Employees love working for organizations that are responsible stewards of their environmental resources. By being water efficient, your clients are helping to safeguard the future availability of water, raise employee morale and increase investor confidence in their business.
Work closely with your equipment vendor to ensure that you specify an appropriate solution for this project. Have a frank discussion about who will be liable if the incorrect equipment or technology is specified, the extent of that liability and what recourse you have to protect yourself. I often see commercial projects where the previous contractor has undersized the equipment or caused an unacceptable pressure drop in the delivered water. Pay particular attention to functional flowrates and pressure drop through the entire treatment train. Also look at the water usage footprint of the equipment you’re considering. Consult with your vendor on ensuring that you can maximize water and regenerant efficiency wherever possible. Ask for components and media that meet the latest sustainability standards (such as those from WQA) through their sourcing, manufacture, life cycle and disposal.
Service and preventative maintenance
While periodic service is important on residential water treatment systems, preventative maintenance is critical on commercial and industrial systems. Your equipment manufacturer should have a model preventative maintenance schedule for you that can be tailored to the specific project. Discuss this with the client to ensure that the equipment is properly maintained. Your goal is to prevent or fix problems while they are cheap and easy, with a minimum of operational downtime. If the system includes consumables like acid, caustic, coagulants, flocculants, polymers, corrosion inhibitors, disinfectants, chlorine neutralizers, resin cleaners or performance enhancers, be sure to develop a consumables replacement schedule to facilitate easy procurement of consumables by your clients.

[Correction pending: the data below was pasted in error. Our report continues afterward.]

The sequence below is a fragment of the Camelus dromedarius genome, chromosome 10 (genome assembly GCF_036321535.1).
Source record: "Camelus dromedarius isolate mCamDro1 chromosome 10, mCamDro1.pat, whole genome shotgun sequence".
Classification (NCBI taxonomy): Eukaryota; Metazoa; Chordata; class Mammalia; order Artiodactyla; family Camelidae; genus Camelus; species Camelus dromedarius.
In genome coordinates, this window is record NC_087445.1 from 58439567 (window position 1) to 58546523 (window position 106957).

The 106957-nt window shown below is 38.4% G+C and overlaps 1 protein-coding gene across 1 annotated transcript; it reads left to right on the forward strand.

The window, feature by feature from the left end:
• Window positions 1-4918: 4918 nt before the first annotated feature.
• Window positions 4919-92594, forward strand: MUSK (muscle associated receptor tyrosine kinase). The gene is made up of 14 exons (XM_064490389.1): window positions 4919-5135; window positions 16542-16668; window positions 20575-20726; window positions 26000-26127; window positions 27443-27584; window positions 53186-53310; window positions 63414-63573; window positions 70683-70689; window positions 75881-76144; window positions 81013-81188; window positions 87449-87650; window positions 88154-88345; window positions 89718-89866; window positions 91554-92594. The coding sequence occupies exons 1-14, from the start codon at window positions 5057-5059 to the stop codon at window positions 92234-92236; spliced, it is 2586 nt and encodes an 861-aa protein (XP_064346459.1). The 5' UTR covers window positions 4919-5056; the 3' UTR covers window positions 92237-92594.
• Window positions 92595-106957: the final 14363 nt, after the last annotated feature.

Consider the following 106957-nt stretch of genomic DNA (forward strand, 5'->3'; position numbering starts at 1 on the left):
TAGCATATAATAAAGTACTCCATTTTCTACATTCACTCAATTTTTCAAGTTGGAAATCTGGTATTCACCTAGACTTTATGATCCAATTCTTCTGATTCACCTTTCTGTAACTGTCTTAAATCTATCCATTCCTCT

Documentation, contracts and purchase orders
Carefully document the expectations of both parties with a reasonable procurement and installation timeline. Carefully review (or have your lawyer do it for you) all purchase orders and letters of engagement before accepting them, to ensure the terms are as originally negotiated and that you understand lien releases, delay penalties and other boilerplate legal clauses that will inevitably be included.
Installation should be sub-contracted to a licensed professional or performed by your qualified in-house installation team to be on time and within the criteria agreed to by the client. This is not house plumbing and will often require the installer to have additional training, experience, licensing and insurance to complete the work. Consult with the appropriate local code enforcement office to make sure that the project is compliant with all local codes and that the necessary permits have been acquired. In addition to following the law, you’d be wise to follow industry best practices by learning from your peers in magazines such as this, at trade shows, WQA’s Modular Education Program and from equipment manufacturers. Treat the client’s facility with respect by being punctual, clean, safe and orderly on the job site. Respect their corporate culture and be sensitive to dress codes and job-site behavior.